On March 5, the voting population of the Maple Run Unified School District approved the BFA connector project budget of 5.7 million dollars.
The first Town Meeting in Vermont was held in Bennington in 1762, before Vermont was even a state. Since then the practice has grown to an annual event, held on the first Tuesday of March each year.
In the 250 years since Vermont’s first Town Meeting Day, the purpose has remained the same: to give the people of our towns the opportunity to make decisions on the issues facing their community.
In this sense, Town Meeting Day is the most direct form of democracy; both ballots and floor votes are directly tallied rather than being passed through an electoral system.
While some towns and cities still have actual meetings, where citizens discuss the issues, debate, and vote with their feet, many have switched to the “Australian ballot”, where a voters choices are marked on paper ballots and submitted in silence.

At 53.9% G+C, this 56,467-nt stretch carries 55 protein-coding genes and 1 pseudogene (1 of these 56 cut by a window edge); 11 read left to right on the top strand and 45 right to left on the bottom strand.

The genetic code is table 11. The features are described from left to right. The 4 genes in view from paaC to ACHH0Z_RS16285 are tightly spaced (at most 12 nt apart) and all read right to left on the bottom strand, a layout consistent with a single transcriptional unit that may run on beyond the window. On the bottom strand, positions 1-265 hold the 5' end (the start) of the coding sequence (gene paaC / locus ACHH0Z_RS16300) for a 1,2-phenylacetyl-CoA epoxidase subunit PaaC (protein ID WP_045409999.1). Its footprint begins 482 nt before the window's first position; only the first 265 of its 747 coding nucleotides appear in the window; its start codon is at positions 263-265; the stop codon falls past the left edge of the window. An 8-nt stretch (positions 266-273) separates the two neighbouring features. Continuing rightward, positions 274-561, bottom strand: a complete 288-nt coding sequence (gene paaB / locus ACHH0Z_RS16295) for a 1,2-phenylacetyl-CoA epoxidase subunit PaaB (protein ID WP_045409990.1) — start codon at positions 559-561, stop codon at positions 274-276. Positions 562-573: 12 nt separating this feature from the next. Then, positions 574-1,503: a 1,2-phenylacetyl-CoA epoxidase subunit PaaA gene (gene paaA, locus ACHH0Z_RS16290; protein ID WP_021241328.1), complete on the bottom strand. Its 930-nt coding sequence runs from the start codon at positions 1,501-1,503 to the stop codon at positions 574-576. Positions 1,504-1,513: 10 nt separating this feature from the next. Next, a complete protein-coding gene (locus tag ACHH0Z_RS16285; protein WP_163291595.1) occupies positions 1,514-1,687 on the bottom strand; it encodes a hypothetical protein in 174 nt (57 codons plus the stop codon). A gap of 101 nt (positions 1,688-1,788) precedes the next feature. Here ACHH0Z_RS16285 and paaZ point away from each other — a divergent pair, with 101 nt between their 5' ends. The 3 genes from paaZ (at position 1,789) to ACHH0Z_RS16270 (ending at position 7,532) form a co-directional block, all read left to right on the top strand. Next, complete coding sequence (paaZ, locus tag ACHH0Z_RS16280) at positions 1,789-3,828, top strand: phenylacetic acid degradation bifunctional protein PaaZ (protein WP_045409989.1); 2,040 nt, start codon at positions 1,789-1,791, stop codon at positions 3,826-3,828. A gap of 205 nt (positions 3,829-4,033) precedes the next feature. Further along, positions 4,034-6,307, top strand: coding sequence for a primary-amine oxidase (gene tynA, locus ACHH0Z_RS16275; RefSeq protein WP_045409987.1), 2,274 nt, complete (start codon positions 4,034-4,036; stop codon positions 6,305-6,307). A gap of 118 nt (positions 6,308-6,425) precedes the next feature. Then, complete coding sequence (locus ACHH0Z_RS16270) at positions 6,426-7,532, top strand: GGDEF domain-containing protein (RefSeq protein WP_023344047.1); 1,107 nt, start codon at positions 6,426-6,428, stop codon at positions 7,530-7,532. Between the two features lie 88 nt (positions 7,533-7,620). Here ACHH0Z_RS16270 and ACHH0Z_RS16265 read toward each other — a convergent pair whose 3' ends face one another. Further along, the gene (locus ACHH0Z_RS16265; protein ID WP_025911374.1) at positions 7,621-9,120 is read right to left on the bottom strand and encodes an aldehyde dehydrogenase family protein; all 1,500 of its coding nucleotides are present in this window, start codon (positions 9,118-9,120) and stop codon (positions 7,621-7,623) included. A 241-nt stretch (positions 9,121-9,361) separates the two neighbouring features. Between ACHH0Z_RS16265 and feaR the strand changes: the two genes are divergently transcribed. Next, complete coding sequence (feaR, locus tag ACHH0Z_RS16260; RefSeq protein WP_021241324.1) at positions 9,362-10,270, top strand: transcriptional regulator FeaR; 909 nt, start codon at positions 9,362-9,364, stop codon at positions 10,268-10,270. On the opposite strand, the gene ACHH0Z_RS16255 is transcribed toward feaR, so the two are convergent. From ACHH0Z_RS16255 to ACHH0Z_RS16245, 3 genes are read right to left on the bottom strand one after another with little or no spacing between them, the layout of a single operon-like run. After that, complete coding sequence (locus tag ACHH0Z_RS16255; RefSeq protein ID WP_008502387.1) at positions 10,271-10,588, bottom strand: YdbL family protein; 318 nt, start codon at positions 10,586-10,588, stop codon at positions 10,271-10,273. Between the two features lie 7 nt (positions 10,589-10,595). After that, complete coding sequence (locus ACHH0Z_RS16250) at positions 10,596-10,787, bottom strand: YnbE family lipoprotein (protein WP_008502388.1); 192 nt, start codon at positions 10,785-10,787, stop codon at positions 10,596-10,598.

This was by far the most popular means of voting across the state in 2018.
Despite this opportunity to choose leaders and decide on legislation, less than 50% of registered voters participated in Town Meeting Day last year.
This is disheartening. Now more than ever, we’re seeing the effects of an engaged electorate. With Town Meeting Day functioning on such a local level, the effects are direct. Town Meeting Day allows you to make your voice heard in your community.
Town Meeting Day offers voters the opportunity to choose the people charged with protecting their community, the people who manage the funds for their children’s schools, whether their town will work towards going green, and even, in the case of Morristown – or Morrisville? – the very name of their village.
Last year, more than half the population of Vermont forwent this opportunity. Voting is a right, yes, but it is also a responsibility. Remember, if you don’t vote, you don’t really live in a democracy at all.